Wednesday, 21 January 2015

From Script To Screen: Online Greenlight


  1. OGR 22/01/2015

    Hi Mark,

    Okay - so things are shaping up a bit more now thematically, but you do seem terribly trapped in terms of literal use of your objects (even though you've laid in a veneer of representation). I still don't like the logic of there being a marionette and a balloon on a plane... it doesn't seem credible to me, even though it appears as if the marionette and balloon aren't really in the plane at all, but are representing something internal to your character.

    I know you're experiencing some frustration around this, but I can't honestly say that your story is not 'there' yet - and this much I suspect you know. In truth, Mark - you need to move the action outside of that plane, which you're stuck inside of. I think it's locking you into the same thinking pattern around your three components and you need a radical shake-up to unriddle this riddle!

    I'm wondering if you might think about this in terms of a story about 'fear of flying' - or rather of letting go. Maybe this is parent/child story - bear with me, because this will be rough; you introduce a man with a marionette. He is sitting in a white space. The puppet is curious; there's a bright colourful helium balloon just bobbing near the man on the bench, and the puppet is straining to reach it. The puppet (it's a little girl puppet) wants to get the balloon and float. The man keeps pulling her back - and then, slowly, he realises that he must let her take the balloon, even though it means it will float away from him. One by one he cuts the strings and the puppet falls at first, but then shakily gets to its feet. The man watches, troubled and excited and helps the puppet towards its goal. The puppet takes the balloon and we watch its feet leave the floor, and we see the puppet's face show delight... then, around the seat man in the white space, we begin to hear the sounds of an airport departure lounge; we here announcements; and then, we see a hand appear on the man's shoulder; we now see he's been sitting all the time in the departure lounge; we see the hand belongs to his teenage daughter; we see she has her passport ready; she looks happy and nervous; she says 'Dad, I really have to go now' and the man, her father, smiles, nods; he says 'I'm proud of you' - The End...

    or something like that; okay, okay, so technically there's no plane here, but it works because it lets the marionette and the balloon be symbolic - which is the strength of your original idea - i.e. that they're emblematic of something.

    I don't know what you think - and I'm bashing this out fast - but something about fathers/daughters, leaving the nest, control/freedom, accepting change... all seems good to me - what do you think?

    1. Hello Phil

      I would indeed be happy to get out of this rut. My mind keep coming back to trying to keep all three things prevalent in the story and I think this is what was holding me back. I didn't know how to explain a blaloon on a plane because...well it's a balloon, it wouldn't be there unles someone brought it aboard and even if I could explain that I didn't know how to make the baloon personable.

      But I really like the idea you're suggesting. Perhaps rather than a white space it's set in a park? Perhaps the man is a street performer (why he has a marionette in a public place and could be a reason as to why he's not letting the marionette go) and the balloon could drift nearby or be tied to a nearby post.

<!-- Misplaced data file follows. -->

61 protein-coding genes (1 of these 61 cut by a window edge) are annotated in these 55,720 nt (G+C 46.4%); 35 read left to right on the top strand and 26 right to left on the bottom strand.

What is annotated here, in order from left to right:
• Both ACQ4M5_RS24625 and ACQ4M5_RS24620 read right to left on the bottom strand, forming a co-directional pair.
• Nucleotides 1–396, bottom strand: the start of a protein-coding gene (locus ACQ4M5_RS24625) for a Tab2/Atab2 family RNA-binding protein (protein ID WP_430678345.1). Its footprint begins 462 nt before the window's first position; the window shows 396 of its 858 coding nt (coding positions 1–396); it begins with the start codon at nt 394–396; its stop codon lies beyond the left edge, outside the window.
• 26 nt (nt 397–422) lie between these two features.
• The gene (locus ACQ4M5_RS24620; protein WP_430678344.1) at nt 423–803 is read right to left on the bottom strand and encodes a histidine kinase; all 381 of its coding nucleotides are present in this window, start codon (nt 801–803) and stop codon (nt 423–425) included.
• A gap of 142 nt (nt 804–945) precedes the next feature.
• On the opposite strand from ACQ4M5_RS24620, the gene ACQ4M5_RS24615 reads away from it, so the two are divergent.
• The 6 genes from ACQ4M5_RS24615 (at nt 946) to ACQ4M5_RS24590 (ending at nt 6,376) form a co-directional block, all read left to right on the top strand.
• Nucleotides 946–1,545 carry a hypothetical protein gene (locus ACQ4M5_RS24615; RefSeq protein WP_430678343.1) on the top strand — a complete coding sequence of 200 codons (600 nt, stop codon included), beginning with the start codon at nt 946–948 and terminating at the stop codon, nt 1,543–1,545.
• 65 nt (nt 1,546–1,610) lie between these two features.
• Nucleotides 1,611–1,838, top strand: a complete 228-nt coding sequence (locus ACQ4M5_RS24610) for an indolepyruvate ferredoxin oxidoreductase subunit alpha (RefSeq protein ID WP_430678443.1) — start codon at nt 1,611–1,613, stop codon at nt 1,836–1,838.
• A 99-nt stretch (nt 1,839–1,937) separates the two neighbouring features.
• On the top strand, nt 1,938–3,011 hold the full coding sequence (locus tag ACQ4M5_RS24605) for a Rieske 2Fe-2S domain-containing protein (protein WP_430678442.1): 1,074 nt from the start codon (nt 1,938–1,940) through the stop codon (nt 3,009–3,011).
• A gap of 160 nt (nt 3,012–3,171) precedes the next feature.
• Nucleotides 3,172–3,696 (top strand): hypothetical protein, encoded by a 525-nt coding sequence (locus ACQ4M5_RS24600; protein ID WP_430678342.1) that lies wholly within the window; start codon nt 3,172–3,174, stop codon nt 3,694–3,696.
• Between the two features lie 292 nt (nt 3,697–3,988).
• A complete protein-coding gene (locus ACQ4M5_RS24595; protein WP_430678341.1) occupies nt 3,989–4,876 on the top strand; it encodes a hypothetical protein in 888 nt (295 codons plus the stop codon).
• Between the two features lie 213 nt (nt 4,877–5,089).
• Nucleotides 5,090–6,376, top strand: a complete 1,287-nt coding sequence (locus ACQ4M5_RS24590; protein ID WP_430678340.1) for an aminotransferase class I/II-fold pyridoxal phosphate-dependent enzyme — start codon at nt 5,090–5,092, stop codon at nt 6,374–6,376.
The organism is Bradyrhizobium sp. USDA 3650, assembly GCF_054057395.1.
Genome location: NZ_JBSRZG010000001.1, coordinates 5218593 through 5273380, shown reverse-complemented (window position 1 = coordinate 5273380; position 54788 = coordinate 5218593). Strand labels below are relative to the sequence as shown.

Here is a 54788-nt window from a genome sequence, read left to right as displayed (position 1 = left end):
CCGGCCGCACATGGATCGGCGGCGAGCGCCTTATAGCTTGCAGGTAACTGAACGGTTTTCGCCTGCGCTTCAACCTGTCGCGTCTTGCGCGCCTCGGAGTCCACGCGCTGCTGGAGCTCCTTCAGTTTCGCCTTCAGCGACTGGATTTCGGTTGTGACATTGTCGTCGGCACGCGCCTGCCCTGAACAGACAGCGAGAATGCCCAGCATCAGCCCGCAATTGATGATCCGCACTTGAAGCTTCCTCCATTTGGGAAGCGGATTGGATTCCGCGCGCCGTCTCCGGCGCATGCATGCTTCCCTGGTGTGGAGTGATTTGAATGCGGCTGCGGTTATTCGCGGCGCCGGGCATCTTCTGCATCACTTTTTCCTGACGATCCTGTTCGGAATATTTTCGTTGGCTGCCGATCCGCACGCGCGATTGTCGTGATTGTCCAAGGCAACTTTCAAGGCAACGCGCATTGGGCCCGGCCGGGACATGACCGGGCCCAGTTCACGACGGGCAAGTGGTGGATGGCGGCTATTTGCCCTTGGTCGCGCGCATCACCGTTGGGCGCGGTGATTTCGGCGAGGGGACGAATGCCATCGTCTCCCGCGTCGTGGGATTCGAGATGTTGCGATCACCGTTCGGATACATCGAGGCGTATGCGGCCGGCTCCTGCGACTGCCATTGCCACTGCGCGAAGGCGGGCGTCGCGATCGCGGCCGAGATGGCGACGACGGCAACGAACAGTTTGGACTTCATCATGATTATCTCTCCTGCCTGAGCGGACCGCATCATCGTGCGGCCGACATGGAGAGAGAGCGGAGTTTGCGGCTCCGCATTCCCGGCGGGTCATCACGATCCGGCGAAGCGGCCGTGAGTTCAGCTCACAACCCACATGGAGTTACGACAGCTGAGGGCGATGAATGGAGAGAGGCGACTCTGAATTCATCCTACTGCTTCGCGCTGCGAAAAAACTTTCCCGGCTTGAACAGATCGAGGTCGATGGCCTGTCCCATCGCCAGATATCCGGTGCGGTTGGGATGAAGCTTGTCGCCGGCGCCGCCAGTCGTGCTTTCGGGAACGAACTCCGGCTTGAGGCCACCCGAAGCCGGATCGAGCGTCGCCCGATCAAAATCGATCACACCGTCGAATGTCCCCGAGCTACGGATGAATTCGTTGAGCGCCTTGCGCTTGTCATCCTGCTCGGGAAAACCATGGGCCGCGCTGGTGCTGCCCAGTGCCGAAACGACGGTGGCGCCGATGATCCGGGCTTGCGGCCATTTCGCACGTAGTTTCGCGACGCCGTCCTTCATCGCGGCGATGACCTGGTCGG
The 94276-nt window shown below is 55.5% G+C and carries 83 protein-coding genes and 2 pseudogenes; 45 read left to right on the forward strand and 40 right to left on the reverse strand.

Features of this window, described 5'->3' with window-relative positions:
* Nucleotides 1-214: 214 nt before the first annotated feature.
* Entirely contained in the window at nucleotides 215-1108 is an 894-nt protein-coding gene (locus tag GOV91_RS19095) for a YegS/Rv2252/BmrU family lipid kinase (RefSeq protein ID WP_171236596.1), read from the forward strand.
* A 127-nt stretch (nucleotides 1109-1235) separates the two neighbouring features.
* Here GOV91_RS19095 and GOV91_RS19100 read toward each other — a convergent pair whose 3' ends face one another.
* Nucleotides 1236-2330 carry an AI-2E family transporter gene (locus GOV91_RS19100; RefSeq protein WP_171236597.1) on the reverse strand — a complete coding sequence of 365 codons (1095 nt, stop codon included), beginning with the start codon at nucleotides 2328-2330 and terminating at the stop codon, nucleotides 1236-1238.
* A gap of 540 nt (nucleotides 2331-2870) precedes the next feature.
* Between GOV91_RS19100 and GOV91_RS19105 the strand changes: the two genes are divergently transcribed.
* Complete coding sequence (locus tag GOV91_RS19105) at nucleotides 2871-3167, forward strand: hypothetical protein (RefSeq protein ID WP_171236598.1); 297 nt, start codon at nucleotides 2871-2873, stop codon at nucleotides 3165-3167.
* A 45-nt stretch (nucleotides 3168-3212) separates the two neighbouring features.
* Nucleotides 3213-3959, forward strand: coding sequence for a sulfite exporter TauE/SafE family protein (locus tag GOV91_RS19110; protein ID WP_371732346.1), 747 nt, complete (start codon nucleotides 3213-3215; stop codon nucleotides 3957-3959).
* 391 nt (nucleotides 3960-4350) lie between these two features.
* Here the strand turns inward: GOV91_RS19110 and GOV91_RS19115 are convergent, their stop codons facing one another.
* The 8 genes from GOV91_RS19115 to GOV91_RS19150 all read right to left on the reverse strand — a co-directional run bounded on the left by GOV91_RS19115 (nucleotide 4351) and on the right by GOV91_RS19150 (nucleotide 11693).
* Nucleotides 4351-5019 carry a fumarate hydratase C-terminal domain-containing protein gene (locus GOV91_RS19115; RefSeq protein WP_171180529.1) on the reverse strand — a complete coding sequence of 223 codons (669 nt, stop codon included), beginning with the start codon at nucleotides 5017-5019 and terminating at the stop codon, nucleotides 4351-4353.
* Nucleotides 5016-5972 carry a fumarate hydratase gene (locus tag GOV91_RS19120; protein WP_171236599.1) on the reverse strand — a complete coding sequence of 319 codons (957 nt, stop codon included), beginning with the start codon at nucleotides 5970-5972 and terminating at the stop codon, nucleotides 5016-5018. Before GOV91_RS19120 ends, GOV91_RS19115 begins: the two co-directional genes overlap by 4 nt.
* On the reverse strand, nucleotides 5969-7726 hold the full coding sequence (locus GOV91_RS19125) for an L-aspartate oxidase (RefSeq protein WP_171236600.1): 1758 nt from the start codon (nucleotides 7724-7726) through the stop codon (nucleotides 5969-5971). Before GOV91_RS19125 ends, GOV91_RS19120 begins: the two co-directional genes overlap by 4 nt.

Maybe the balloon is shaped like something or has a graphic on its face like a bird (this symbolism might be too obvious though) or a plane which alludes to what is really happening.

      The plane could still be outside; it could be a small airport and the plane could be visible from the departure lounge. Perhaps early on in the park scene there is a plane that is heard/seen overhead?

  2. you don't need to explain the marionette and the balloon - they're not truly there, are they - it's a projection of a father's anxiety; if you make him a street performer in a park, you 'explaining' the objects, which, ultimately, vanish; if you keep him in a white space, you're telling the audience that something is 'magic real' from the get go... I think you're getting hung up on the literal again; you don't need to justify the existence of these objects, because they're not actually there...

  3. Hi Mark,

    Further to Phil's suggestion of using the white space, I was reminded of this short animation by our very own Meg. See how she uses the very absence of background and detail to create the magic...

    1. I can see one of the effects of a lack of detail in this is she is more free to conduct transformations such as water becoming recognisably the old woman's hair. This helps me understand the potential usage of white space.

      I guess white space could work. An alternative (I could be wrong here) is perhaps the action goes on in a small area of white surrounded by black (like a spotlight on a monologues at a theatre performance). But near the end as the man becomes more accepting, the whole area lights up, the area illuminated expands.

      It could be more gradual - we start with that tiny spot but once he starts cutting the strings the environment gets lighter and lighter. As the marionette floats away that's when the transition to the airport scene occurs.